BANGOR – The dockside house of the Navy Assignment 1 was mobbed by Seagull No. 2s.
The hood channel The pier that houses the majority of the country’s ballistic missile submarines – whose primary duty is to retaliate against a nuclear attack on the United States – had recently been bombarded with seagull poo, dirtying the subs, facilities and even labor.
“Hot, drier summers have made working on the pier awful,” said Ed Ingles, executive director of Trident Refit Facility, part of Naval Base Kitsap-Bangor. “We were throwing our arms up in the air, thinking, ‘How are we going to solve this problem?'”
That’s when the Navy turned to five Harris hawks named Daisy, Amelia, Marie, Amber, and Delta. Their job: to make the pier as inhospitable to gulls as gulls have made it to humans in recent years.
“It’s just their presence that makes the gulls uncomfortable and keeps them away,” said Gretchen Albrecht, a zookeeper-turned-falconer hired by the Navy to help solve the problem. “Seagulls poop a lot, and their defense is to poop on whoever is bothering them. But when they see us coming, they go away.”
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“A crazy idea” come true
Bangor Pier is home to eight of the nation’s 14 Ohio-class ballistic missile submarines. Along with land-based bombers and missiles, submarines promote “strategic deterrence”, with the ability to retaliate against an enemy with a nuclear attack. Submarines have the added advantage of launching missiles from a hidden location underwater.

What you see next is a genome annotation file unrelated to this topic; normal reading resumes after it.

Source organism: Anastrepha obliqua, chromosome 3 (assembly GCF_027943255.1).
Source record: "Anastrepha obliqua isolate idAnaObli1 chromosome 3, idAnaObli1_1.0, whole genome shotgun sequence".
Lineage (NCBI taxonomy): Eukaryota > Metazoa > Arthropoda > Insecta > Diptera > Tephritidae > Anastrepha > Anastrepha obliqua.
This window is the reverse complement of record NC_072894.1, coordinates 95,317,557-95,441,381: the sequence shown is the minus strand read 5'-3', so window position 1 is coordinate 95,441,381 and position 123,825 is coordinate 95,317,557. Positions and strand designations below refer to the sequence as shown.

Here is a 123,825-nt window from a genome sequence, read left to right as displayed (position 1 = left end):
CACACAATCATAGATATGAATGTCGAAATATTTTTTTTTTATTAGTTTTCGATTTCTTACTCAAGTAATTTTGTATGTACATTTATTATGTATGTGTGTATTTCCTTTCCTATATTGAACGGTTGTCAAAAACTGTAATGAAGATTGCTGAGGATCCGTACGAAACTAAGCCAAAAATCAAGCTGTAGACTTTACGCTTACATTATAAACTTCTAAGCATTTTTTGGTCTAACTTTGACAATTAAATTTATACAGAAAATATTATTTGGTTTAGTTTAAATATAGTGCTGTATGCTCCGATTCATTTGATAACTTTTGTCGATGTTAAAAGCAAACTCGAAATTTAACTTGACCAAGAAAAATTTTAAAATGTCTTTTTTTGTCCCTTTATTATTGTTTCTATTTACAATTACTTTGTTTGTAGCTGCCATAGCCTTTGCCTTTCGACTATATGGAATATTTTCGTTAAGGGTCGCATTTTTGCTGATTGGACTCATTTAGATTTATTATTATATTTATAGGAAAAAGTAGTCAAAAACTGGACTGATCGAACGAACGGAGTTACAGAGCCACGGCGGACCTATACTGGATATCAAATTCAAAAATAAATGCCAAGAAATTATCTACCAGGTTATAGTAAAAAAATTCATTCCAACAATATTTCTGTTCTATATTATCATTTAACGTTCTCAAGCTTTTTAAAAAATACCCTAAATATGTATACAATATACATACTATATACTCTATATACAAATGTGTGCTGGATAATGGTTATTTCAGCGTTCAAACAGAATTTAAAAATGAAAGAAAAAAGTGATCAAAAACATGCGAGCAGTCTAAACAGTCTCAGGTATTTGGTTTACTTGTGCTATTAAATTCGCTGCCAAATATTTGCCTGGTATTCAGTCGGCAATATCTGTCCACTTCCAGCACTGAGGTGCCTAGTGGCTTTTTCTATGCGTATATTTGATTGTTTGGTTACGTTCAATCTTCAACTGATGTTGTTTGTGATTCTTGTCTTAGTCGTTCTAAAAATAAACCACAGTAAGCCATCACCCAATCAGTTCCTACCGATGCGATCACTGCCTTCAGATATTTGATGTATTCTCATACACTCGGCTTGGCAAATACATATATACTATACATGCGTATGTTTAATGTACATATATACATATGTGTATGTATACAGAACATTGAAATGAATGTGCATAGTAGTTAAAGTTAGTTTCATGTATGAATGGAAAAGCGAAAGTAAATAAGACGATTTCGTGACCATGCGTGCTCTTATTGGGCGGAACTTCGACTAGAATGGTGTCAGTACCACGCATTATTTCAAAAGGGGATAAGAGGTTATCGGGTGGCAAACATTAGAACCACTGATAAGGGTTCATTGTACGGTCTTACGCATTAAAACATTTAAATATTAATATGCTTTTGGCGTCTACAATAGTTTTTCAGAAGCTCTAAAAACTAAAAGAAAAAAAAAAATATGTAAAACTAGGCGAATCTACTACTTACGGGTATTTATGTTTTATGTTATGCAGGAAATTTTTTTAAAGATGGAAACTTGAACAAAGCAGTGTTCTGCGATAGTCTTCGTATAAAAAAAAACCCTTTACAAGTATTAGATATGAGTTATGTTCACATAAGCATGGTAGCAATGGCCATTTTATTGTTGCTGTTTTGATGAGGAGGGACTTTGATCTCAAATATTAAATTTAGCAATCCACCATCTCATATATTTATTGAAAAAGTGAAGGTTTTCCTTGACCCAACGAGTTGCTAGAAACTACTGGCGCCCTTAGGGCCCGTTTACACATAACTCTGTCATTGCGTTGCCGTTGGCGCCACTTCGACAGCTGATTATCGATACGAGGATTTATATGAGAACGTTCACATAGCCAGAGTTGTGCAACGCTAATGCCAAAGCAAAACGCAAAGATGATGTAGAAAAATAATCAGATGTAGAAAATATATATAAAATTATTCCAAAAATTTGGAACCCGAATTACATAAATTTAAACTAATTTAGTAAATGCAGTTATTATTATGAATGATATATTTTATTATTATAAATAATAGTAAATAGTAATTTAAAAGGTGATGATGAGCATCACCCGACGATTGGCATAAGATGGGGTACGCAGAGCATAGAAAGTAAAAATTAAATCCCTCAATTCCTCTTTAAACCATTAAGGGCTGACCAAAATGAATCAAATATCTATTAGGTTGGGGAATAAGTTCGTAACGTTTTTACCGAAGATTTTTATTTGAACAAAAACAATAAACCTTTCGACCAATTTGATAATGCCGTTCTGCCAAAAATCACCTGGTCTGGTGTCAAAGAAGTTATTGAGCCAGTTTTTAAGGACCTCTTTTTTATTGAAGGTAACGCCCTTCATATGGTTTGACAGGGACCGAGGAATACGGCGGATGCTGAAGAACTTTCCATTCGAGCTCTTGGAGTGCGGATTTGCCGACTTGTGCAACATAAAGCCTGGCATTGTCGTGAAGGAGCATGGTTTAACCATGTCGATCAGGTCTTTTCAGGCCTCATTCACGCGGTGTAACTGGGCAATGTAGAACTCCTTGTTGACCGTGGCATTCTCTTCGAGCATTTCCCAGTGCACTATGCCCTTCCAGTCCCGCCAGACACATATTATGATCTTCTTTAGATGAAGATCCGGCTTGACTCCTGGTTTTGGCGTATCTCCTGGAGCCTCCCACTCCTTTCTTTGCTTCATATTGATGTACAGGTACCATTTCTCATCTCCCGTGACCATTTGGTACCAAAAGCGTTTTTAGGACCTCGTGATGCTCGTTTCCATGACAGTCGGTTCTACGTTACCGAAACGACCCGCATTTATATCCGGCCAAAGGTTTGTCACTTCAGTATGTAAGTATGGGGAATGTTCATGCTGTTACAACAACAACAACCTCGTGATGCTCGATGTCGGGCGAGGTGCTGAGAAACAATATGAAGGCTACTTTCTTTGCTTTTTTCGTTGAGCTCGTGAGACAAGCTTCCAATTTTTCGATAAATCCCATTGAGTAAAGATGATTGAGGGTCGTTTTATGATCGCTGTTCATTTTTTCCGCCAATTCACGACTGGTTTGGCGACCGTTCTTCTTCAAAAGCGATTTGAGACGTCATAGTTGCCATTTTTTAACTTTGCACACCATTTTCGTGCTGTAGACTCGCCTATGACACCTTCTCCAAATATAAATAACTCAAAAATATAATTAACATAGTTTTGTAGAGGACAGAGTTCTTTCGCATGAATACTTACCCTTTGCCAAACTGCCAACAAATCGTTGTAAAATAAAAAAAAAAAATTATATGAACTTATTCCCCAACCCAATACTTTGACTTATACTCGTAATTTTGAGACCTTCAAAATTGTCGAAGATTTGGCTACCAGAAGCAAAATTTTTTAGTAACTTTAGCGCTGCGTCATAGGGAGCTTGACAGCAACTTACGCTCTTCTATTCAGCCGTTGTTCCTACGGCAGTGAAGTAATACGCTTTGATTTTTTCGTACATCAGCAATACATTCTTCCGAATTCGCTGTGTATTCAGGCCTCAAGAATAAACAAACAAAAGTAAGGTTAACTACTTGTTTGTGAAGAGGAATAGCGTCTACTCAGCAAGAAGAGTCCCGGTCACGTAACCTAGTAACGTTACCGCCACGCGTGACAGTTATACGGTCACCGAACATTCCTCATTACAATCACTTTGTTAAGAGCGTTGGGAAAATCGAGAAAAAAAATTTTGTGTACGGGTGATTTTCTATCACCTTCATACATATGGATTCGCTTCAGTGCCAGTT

But as of 2020, the strategic deterrent mission at Bangor Delta Jetty needed a little seagull deterrence.
“The gulls started to get angry and would go after these poor workers here,” said Albrecht, who works for Kennewick-based Inka Falcon.
And that’s not all. Bird feathers would clog the vents, their stench spreading to every corner of the pier named for its shape like the Greek letter.
“It was just obnoxious,” Ingles said. “And the problem that was getting worse every year.”
The director of the Trident Refit Facility, whose nearly 2,000 employees ensure Ohio-class submarines are always ready to go to sea, said bringing birds of prey to the pier “sounds like an idea crazy woman”. But they were willing to think outside the box: Navy Engineering Command helped bring candidate falconers to Bangor.
This isn’t the first time the Navy has called on wildlife for help. It is the same base where, in 2010, the Navy introduced Atlantic bottlenose dolphins and California sea lions to help detect possible underwater terrorist acts.
Albrecht, who once worked at the Woodland Park Zoo raptor center, was hired to help alongside fellow falconer Patrick Portrey. They introduced five female Harris’s hawks to go along with the federal Department of Agriculture’s efforts, a process that prevents gull eggs from hatching.
Harris’s hawks are not meant to harm gulls; their bellies are already full, thanks to a regular diet of quail. Their job is to intimidate them into hatching their families elsewhere, Albrecht said.
Falcons have adapted – and been effective
Hawks’ resumé in the reduction business spans about a decade, from 10-year-old Daisy to Amber and Delta, who hatched earlier this year. They made good teammates as naturally social birds, Albrecht said. They needed little time to adjust to the hustle and bustle of the pier.
“Within a few weeks they were like, ‘Yeah sure, I’m going to land on a forklift and a crane,'” she said.
The program worked, say Navy leaders at Trident Refit Facility. The gull population has been nearly halved in the past two years, Ingles said.
“We really had good success,” Albrecht said.
Gulls are smart. Some of the smarter – and more stubborn – simply wait for the day-working hawks to leave the dock. But with much of the workforce present during the day, the impact of the hawks has been significant, said Mike Hatfield, spokesman for the reclamation facility.
Albrecht said it was also fun to watch the hawks become a point of pride on the pier. Workers are often eager to chat and watch the hawks in action.
“They bring a smile to their faces,” Albrecht said.